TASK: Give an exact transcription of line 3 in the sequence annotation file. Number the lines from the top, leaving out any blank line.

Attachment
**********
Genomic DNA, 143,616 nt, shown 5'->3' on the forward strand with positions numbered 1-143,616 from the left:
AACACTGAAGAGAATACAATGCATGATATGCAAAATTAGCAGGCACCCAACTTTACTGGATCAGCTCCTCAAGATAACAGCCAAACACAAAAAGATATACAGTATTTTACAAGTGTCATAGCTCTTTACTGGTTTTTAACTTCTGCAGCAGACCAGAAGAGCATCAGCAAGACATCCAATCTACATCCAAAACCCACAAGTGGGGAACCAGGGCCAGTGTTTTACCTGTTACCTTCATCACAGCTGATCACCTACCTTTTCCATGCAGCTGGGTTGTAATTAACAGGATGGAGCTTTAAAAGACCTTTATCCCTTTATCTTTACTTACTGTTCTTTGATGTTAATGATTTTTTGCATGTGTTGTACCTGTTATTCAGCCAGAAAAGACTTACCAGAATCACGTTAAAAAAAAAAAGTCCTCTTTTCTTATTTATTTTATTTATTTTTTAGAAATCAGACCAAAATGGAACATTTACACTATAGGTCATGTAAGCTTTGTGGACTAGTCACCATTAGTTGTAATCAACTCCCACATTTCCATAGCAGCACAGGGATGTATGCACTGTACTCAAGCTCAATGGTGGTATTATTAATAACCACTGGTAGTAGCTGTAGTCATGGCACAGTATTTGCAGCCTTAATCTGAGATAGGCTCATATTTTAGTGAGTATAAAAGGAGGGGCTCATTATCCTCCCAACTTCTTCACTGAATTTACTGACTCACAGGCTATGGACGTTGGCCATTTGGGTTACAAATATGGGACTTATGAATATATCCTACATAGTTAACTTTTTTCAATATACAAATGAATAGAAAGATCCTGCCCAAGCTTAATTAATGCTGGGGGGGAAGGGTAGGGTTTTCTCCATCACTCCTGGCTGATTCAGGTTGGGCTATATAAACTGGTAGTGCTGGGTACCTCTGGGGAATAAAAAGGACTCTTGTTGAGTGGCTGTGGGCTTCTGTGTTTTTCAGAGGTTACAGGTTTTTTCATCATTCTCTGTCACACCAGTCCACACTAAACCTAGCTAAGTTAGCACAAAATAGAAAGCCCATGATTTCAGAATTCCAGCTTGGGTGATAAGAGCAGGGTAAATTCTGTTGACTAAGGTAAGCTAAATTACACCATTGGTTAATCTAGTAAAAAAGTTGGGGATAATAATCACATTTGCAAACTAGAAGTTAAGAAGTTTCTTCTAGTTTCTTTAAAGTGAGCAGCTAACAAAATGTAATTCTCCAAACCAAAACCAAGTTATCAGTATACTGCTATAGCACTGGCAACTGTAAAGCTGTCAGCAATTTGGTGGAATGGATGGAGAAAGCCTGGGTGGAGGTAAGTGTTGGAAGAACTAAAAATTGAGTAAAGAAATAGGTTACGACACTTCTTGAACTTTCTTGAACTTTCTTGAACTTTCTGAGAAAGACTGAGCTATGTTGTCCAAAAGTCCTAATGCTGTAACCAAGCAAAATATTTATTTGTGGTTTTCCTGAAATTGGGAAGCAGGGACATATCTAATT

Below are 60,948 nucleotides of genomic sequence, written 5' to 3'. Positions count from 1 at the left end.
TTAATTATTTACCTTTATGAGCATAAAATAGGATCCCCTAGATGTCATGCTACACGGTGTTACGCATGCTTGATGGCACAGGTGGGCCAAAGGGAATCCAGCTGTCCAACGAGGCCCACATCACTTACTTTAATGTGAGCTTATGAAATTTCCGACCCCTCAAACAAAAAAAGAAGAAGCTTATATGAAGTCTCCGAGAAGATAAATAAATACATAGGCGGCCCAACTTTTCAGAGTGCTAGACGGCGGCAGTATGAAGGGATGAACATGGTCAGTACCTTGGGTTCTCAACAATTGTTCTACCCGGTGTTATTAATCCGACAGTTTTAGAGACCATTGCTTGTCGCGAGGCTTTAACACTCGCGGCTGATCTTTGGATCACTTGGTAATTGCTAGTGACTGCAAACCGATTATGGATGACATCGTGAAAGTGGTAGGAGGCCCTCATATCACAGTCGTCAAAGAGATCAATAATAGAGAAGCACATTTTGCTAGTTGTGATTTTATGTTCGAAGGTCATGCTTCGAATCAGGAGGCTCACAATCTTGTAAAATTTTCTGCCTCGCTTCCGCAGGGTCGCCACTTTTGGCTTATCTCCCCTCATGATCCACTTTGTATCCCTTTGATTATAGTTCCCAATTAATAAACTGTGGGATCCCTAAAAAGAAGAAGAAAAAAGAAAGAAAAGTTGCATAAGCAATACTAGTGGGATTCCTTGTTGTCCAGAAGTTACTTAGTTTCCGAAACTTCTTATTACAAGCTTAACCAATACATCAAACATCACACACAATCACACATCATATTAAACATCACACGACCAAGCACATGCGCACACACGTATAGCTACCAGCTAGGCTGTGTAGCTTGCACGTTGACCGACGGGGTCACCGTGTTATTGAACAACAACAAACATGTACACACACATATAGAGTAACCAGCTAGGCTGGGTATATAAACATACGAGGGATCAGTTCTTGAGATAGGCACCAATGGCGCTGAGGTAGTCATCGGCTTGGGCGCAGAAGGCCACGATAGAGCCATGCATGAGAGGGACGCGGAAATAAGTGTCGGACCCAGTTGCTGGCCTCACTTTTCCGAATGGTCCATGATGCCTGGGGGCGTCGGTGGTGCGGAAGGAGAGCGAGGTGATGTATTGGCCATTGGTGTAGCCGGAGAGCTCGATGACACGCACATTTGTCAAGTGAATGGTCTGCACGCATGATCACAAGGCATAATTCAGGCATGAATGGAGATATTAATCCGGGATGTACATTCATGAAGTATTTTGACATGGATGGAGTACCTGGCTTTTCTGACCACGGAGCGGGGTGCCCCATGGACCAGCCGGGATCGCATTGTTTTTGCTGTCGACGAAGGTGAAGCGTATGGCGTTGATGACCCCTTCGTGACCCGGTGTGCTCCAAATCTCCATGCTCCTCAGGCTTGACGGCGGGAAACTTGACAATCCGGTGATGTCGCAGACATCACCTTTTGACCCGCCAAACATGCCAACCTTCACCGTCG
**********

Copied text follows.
Below are 60,948 nucleotides of genomic sequence, written 5' to 3'. Positions count from 1 at the left end.